In deciding the case, the appeals court clarified application of the borrowing statute when a party claims injuries occurred from the same course of action in multiple states.

    “[T]he plaintiff’s location at the time of his or her first injury controls whether the plaintiff’s cause of action is ‘foreign,’” Judge Lisa Stark wrote.

    Borrowing Statute Applied

    The issue on appeal was whether the borrowing statute applied to trigger Michigan’s more restrictive statute of limitations period for medical malpractice claims.

    In concluding the borrowing statute applied, the court clarified the proper test: whether David’s injury occurred outside of the state. The appeals court rejected the Paynters claim that the borrowing statute does not apply if part of the injury occurs in Wisconsin.

    “Permitting plaintiff to file suit in Wisconsin as long as he or she sustained some injury in this state – even if that injury was minimal and the plaintiff suffered far greater injuries in another state – would subvert the borrowing statute’s goals of reducing forum shopping and encouraging the expedient litigation of controverted matters,” Judge Stark wrote.

    The appeals court established a bright-line rule on the borrowing statute when claims allegedly arose in multiple states. “[I]n cases involving an injury or injuries that allegedly occurred in multiple states, the plaintiff’s cause of action is not foreign, for purposes of the borrowing statute, when the first instance of injury occurred in Wisconsin.”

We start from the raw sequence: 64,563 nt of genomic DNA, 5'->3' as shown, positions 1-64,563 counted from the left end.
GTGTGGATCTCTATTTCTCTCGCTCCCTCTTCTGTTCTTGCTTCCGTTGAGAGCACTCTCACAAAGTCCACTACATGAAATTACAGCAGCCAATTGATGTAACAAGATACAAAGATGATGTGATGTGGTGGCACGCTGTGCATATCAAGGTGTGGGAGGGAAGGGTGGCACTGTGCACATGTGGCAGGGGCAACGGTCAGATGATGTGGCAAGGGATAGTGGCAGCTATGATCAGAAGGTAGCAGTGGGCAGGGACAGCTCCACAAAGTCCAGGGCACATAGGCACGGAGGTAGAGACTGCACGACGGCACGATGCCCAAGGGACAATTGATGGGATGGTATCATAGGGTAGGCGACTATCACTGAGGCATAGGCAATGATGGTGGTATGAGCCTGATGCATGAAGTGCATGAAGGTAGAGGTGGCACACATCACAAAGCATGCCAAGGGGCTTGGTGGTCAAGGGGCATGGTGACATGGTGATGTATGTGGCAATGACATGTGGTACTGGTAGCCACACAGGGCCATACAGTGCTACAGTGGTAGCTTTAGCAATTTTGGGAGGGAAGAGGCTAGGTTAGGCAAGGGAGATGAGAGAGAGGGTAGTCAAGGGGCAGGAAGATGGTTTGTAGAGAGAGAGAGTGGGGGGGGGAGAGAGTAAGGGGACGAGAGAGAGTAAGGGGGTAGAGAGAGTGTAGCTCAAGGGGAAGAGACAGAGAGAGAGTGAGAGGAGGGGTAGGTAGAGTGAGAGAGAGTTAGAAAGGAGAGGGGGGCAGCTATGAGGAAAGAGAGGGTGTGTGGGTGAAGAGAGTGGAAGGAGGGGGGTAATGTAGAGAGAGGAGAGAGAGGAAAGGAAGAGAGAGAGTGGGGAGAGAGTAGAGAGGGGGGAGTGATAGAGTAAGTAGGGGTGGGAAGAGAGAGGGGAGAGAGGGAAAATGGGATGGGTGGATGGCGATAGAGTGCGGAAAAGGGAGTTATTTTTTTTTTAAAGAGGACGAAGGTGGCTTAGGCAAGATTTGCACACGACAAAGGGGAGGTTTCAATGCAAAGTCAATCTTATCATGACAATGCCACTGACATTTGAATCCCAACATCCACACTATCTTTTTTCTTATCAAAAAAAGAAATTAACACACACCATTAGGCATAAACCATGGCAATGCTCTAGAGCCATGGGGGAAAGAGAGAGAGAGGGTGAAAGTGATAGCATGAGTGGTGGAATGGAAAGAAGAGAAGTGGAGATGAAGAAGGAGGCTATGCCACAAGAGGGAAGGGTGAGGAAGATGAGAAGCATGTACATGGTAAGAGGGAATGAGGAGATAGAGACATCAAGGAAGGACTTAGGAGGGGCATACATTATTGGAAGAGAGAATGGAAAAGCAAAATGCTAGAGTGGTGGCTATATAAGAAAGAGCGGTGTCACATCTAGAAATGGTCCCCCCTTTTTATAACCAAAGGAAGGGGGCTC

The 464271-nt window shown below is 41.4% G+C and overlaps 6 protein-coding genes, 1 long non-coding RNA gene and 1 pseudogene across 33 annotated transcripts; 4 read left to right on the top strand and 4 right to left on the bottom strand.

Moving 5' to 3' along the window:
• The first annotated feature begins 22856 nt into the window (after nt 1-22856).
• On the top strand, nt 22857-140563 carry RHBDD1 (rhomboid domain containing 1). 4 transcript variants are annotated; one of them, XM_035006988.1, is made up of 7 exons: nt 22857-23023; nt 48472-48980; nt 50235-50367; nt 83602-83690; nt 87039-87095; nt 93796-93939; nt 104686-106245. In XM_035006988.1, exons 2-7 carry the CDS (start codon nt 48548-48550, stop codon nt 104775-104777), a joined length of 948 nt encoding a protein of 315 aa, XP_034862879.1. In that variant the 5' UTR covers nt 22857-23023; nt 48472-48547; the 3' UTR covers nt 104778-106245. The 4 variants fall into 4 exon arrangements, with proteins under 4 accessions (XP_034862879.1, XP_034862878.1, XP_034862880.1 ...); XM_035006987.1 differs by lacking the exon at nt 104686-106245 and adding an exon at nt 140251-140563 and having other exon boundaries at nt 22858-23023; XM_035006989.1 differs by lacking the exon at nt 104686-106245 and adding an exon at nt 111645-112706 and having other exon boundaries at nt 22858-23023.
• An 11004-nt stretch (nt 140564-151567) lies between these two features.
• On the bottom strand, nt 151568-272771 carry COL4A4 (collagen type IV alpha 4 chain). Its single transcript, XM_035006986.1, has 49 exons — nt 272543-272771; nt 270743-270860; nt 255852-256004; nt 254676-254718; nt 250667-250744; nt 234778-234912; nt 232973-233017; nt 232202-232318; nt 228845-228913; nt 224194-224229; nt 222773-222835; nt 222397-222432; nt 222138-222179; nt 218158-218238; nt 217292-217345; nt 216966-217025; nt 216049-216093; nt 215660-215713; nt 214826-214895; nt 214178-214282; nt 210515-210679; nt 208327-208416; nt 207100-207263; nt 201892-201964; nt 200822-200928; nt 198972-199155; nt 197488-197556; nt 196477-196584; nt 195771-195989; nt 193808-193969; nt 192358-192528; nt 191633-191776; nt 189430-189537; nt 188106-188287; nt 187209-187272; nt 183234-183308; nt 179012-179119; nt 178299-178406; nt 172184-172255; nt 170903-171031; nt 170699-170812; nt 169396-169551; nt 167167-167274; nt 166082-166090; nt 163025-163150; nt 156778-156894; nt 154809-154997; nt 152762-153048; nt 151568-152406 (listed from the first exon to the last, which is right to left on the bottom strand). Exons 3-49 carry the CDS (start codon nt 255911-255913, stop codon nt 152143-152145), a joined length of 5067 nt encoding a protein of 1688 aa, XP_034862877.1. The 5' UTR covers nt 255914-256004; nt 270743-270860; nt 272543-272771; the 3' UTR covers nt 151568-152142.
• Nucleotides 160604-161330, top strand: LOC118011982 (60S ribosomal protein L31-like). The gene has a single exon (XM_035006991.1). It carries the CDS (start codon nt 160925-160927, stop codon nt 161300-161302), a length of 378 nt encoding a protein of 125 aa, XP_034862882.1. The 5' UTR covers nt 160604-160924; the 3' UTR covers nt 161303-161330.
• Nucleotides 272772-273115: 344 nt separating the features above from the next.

Thus, the appeals court decision came down to where David was located when the first injury occurred, where he was located when the alleged misdiagnosis “caused greater harm than existed at the time of the misdiagnosis.”

    The panel noted that the Paynters lived in Michigan between 2010 and 2014 and did not bring forth evidence that they were present in Wisconsin during that time. The panel also noted that Hamp gave the alleged misdiagnosis while David was in Michigan.

    “[T]he Paynters failed to submit sufficient evidence to create a genuine issue of material fact as to whether David was first injured in Wisconsin,” Judge Stark wrote.

    The appeals court panel also rejected the Paynters argument that the case should be remanded so they can present evidence to show David’s presence in Wisconsin, because they could not have anticipated the borrowing statute’s application.

    The panel concluded that they should have anticipated the arguments in this case, based on prior decisions that either favored or worked against their case.

    “The Paynters had the opportunity to address that issue with their prior summary judgment submissions. [W]e decline the Paynters’ request to give them a second chance to present evidence related to that issue,” Judge Stark wrote.

    Finally, the Paynters argued that Hamp violated his duty of informed consent by misdiagnosing David, depriving him of an opportunity to choose a course of treatment. Dr. Hamp did this, the Paynters argued, from Wisconsin since he called from Wisconsin.

    For purposes of the borrowing statute, the panel explained, an injury occurs “at the first moment in time when the plaintiff sustains an injury,” and David sustained the alleged injury of a right to be informed about treatment while he was located in Michigan.